I fell in love with the music of Sparks (Ron and Russell Mael) the minute I saw and heard them on the legendary BBC show Top of the Pops in 1974, performing This Town Ain’t Big Enough For Both Of Us. Almost 40 years later, I still love their music and regularly listen to it. Why?

First, let’s go back to that initial visual encounter. The pop world then was full of musicians – of varying levels of quality – competing to be noticed. Today we might talk about them attempting to develop their brand. How did the musicians and artists do that? They dressed differently, wore makeup, took part in publicity stunts, went on any TV show that would have them, and battled with the music press. Appearing on Top of the Pops was the number one (sic) goal of every pop artist and wannabe star. If you got that opportunity, you grabbed it and did your utmost to make an impact; you pranced about the stage, smiled or growled at the camera, fluffed your lip synching or fake instrument playing. Anything to get noticed.

It was, and this is classic understatement, going against the tide for Ron to sit at the keyboard and play his instrument. Ok, the Hitler style moustache made an impact. But there he was, the center of attention, refusing to play ball. (Instead, he played his instrument…) And he wore a tie! It was left to Russell to do the normal pop star stuff. I bought it all.

I remember being taken in by their sound; I had not heard anything like it before. But, if I had been in any doubt about the situation, the lyrics sealed it for me. My love affair with the English language – nearly killed off by a dreadful secondary school English language syllabus – means I am attracted to good writing in all forms. (Well, all forms except theatre.) I have been known to read and write poetry. (No, you may not see any of it. Yes, it is not very good.) Sparks music stands on its own, but often so do the lyrics; they are frequently playful, often insightful, sometimes puzzling and nearly always entertaining. So, when I heard:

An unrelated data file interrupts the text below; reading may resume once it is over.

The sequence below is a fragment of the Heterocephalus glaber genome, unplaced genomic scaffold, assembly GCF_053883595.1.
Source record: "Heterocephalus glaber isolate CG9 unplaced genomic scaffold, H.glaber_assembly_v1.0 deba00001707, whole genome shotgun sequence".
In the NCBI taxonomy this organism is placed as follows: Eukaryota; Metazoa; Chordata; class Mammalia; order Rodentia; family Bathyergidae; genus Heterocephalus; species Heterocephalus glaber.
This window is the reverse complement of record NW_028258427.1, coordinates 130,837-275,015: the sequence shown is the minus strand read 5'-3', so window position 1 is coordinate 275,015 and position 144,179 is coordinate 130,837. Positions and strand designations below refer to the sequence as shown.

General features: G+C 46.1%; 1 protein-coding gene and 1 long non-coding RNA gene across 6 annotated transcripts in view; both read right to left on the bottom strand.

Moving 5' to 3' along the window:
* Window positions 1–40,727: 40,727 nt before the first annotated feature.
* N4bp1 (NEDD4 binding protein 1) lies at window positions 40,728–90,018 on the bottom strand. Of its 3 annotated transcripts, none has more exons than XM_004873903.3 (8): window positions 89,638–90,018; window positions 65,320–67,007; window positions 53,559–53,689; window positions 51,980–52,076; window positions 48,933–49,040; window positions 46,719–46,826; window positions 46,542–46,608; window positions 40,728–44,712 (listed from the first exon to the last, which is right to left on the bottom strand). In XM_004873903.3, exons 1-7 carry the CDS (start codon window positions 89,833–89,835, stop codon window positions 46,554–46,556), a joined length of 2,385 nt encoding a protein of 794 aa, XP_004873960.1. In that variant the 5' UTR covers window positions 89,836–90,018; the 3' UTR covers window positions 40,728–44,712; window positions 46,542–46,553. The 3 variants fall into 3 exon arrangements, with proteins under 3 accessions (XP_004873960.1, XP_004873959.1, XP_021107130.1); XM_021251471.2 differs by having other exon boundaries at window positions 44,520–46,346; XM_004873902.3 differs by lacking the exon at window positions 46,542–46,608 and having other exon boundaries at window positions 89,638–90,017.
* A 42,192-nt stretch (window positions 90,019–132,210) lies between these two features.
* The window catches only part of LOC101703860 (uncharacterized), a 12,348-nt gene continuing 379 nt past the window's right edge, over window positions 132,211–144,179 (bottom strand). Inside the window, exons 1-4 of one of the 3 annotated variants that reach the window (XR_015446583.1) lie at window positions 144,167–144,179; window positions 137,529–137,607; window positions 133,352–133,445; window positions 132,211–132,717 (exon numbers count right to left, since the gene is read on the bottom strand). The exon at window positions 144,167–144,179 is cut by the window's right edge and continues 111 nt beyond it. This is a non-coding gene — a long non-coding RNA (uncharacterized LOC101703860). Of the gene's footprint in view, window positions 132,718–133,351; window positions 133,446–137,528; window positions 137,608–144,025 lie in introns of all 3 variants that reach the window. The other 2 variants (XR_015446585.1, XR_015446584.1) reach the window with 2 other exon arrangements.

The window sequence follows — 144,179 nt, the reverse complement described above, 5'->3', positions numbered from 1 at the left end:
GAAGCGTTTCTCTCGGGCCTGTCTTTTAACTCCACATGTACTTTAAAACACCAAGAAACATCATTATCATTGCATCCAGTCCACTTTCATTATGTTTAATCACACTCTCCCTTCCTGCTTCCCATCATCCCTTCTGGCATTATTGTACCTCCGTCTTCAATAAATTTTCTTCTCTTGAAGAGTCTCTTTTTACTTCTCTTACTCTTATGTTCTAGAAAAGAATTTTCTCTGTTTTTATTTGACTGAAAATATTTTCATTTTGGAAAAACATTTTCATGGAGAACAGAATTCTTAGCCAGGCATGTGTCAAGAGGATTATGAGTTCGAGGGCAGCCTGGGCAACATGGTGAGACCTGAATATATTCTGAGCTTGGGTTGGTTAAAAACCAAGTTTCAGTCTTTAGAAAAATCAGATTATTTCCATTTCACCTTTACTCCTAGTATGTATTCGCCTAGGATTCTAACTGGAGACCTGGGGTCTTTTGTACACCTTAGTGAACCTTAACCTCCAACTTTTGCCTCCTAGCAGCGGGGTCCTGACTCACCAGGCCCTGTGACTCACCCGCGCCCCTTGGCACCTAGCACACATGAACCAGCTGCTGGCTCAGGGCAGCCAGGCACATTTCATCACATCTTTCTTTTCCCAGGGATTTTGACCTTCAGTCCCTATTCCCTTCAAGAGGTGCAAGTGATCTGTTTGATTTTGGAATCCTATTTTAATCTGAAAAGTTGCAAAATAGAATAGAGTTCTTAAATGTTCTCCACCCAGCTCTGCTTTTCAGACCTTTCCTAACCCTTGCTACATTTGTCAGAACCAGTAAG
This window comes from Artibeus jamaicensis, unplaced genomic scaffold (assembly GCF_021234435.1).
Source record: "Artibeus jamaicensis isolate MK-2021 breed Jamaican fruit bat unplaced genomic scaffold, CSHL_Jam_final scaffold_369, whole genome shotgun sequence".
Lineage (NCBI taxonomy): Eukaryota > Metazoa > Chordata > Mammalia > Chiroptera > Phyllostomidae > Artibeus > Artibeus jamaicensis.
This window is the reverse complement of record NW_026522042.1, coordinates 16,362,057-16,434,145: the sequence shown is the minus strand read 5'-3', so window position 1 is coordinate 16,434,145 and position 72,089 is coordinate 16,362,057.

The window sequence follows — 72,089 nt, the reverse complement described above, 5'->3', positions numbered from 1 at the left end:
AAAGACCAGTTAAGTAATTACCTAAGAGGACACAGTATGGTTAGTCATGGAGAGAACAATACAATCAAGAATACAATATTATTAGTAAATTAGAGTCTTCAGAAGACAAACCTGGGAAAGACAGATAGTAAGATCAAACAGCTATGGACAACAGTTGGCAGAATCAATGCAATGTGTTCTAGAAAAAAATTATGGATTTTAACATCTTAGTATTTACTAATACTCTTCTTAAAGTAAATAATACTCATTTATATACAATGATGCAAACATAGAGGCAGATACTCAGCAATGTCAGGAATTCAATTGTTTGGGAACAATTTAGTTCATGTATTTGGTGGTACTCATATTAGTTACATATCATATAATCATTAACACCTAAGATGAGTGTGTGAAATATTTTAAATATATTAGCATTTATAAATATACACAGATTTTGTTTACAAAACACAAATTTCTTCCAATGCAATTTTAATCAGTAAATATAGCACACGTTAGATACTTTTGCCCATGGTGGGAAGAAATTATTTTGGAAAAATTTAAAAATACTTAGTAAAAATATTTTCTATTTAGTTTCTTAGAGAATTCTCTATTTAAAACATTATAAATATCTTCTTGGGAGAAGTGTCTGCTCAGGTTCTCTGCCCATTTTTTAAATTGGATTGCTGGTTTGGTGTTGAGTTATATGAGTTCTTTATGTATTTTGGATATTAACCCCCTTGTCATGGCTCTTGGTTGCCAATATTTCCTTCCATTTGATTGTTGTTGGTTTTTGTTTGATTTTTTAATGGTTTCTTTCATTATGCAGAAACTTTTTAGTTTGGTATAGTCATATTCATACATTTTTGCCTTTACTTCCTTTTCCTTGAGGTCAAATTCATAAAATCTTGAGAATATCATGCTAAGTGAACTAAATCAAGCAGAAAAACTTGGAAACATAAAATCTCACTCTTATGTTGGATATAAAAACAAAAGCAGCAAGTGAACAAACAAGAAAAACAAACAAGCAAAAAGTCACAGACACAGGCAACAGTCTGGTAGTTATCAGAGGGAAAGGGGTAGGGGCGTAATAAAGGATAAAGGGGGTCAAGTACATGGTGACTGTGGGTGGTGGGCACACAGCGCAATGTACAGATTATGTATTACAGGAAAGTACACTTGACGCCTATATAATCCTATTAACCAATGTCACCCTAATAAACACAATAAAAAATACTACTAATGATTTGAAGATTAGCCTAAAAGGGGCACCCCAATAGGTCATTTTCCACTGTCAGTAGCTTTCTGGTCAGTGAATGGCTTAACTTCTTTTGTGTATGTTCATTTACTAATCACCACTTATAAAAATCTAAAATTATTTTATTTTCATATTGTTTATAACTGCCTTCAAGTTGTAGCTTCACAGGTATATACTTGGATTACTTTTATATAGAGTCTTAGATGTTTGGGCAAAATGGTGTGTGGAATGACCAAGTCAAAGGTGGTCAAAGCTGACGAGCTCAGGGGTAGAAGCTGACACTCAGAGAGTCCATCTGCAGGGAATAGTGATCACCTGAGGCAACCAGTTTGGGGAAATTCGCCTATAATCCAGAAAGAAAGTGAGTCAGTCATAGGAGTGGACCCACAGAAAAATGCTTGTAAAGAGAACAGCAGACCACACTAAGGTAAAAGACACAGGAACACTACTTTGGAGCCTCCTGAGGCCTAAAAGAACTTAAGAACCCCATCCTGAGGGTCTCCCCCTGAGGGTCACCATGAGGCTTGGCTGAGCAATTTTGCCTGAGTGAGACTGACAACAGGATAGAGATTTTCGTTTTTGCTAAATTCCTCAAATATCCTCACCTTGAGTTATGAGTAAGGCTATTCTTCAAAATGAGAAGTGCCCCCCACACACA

“This town ain’t big enough for the both of us, and it ain’t me who’s gonna leave”

that was it. I appreciate, in isolation, you may not see the impact. But I was a young kid, hungry for something new, something different, and something meaningful. When Sparks sang lines like this:

“Flying domestic flying
And when the stewardess is near do not show any fear
Heartbeat increasing heartbeat
You are a khaki-coloured bombardier
it’s Hiroshima that you’re nearing”

that was what I was looking for.

I bought the album Kimono My House and played it to the proverbial death. I still know the lyrics of every song on that album.

“Well, I ain’t no Freud
I’m from L. A.”

From then on, I was a loyal fan. I bought every album and also played them to death. I expected them to be more commercially successful, but that eluded them. I don’t know why. Perhaps it is because most of their music demands more than an initial listen; it makes you think. (The intellectual snob in me loves this.) But, for anyone who is prepared to make the effort, it is well worth it.

“Up here in heaven without you
I’m here in heaven without you
It is hell knowing that your health is keeping you out of here for many, many years”

In preparing this piece, I spent some time refreshing my memories of their music catalog. It struck me that what I had missed out, thus far, was the quality of the music. Yes, the lyrics are often top notch. But, for many of their songs, stripping out the lyrics will leave you with a quality piece of pure music. In other words, they are true professional musicians. And while their output is not universally magnificent, the vast majority of it is. They may be underrated, but if popularity were a measure of quality we would all be in trouble. Sparks – Ron and Russell Mael – are a class act.

Sparks official web site: here.

Trivia: in the early days, at the Marquee in London, it’s alleged that one of the bands that opened for them was Queen